The Town Hall

In the latter part of the 19th century, Fewing’s mineral-aerated water and ginger beer factory occupied the site. Mr Fewings also owned the Pole Arms Hotel, a family and commercial hotel, just along Fore Street.

The construction of the Town Hall was completed in 1904 by Seaton builder, G.H.Richards, and was opened to the public on 27th July of that year. The official opening, by Sir John Henry Kennaway, CB. PC. MP, took place the following year, in 1905. The building was constructed with a mixture of limestone from Beer stone quarry and an infill of chert.

During its early days, Seaton Urban District Council (1891 – 1972) was the owner, but when East Devon District Council was formed, the Town Hall was transferred to them. Events were put on in the original hall helping it to become the centre of social activity in Seaton. Used for a wide variety of events from dances with live musicians, cinema screenings to roller skating which unfortunately damaged the floor and had to be abruptly stopped!

The first regular Cinema shows were in the Town Hall, which screened films every Thursday and Saturday – they advertised ‘the steadiest and best pictures in the district’. In the early days the films were silent, until the ‘talkies’ arrived in Seaton in 1929 with the Jazz Singer starring Al Jolson.

During the 1930s and 1940s the Cinema was more than just entertainment, it was a retreat, almost a shrine. A few pence would buy three hours of blissful escape from the harsh squalor of the real world. With the opening of the Regal Cinema in 1938, on the site of the present Windsor Gardens, Seaton now had two outlets for family entertainment. Unfortunately, the Regal Cinema did not survive the advent of Television in the 1970s, and was knocked down in 1972.

The Town Hall Fire

In the early hours of Sunday 22nd January 1945, during the Second World War, a fire broke out which totally destroyed the middle section of the building. There had been a dance the night before that had attracted many locals and a good number of military personnel, including American troops, who were billeted locally. It seems likely that the fire started from a smouldering cigarette that had been dropped on the wooden floor and worked its way between the boards. The fire was discovered at about 4am, by Mr and Mrs French, whose grocery shop was next door and adjoined the building. By the time the National Fire Service (NFS) had been called, the fire had taken hold and smoke and flames were coming through the roof. The Seaton NFS team were reinforced by appliances from Axminster, Colyton, Honiton and Sidmouth. By daylight, the fire was eventually brought under control. Thanks to the excellent work of the Fire Brigade, after the clean-up the front section of the building was able to be kept in use as the Council Offices and the Masonic Hall. Within the central area all that remained were the side walls and the sleeper walls that had supported the floor, plus a few charred roof beams. All the rest, including the stage and balcony had been consumed by the fire.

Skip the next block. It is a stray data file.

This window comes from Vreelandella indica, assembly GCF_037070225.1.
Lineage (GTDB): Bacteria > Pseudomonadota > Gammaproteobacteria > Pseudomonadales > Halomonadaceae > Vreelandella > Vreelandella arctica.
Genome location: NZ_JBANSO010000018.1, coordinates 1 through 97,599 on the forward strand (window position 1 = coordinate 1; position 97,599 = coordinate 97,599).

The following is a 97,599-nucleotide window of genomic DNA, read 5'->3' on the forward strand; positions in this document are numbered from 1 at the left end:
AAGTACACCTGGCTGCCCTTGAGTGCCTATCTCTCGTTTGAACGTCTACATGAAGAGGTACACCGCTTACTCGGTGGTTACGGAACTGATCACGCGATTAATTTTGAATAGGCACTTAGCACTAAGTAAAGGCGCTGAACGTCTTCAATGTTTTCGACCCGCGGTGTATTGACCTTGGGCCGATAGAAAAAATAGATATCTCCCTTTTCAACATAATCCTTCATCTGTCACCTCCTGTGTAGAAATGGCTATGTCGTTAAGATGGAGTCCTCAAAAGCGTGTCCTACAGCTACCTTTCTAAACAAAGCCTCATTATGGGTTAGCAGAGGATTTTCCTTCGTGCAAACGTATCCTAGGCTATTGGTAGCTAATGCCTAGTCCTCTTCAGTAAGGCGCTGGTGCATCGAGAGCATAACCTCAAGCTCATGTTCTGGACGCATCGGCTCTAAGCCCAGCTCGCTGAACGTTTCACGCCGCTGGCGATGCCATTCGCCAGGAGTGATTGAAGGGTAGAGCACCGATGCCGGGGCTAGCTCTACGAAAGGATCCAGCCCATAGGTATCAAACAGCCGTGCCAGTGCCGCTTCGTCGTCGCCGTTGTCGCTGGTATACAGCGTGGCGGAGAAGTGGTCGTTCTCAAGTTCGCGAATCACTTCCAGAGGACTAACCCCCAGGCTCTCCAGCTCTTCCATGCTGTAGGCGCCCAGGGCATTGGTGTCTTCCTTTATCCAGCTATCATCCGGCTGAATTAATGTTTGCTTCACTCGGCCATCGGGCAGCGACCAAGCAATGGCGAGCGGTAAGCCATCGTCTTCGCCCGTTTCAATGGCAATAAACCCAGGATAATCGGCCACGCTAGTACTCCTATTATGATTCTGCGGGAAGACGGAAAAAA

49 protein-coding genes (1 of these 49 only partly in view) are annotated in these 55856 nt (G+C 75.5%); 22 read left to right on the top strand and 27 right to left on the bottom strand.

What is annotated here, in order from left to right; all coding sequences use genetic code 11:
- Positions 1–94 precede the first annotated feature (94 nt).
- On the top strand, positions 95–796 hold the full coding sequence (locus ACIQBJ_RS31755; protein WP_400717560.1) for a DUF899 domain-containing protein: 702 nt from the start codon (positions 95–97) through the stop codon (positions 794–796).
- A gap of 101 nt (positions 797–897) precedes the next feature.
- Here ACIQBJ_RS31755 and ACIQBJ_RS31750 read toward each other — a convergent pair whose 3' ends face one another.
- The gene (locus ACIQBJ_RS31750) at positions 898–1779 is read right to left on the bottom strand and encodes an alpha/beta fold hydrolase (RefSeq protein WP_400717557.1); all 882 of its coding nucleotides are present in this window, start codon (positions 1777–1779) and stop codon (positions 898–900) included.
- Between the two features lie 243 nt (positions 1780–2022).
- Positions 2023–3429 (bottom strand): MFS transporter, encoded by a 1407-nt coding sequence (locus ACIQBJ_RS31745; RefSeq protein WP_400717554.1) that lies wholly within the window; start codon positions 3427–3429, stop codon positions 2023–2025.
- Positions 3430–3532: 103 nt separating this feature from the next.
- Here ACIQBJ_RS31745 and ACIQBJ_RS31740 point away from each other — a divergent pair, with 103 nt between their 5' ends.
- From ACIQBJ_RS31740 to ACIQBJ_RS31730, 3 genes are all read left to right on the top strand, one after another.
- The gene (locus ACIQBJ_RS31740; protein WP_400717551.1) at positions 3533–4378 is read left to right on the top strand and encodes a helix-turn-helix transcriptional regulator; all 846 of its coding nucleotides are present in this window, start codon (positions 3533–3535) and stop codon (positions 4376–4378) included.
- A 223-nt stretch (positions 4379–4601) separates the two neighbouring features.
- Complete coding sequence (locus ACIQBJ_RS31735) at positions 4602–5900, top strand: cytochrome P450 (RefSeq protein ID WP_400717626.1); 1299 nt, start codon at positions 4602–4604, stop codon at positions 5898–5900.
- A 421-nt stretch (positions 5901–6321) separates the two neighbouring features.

The building remained in this state until the early 1950s, when the main hall was re-built and was again opened for the benefit of the local community in 1952. The opening show was, a then modern performance of a show written and produced by a teenage student of Colyton Grammar School, John Bradbury, who lived with his mother in Seaton, at Cherry Drive. His highly successful show, named “The 9 O’clock Review”, was well received by the community and is still remembered fondly.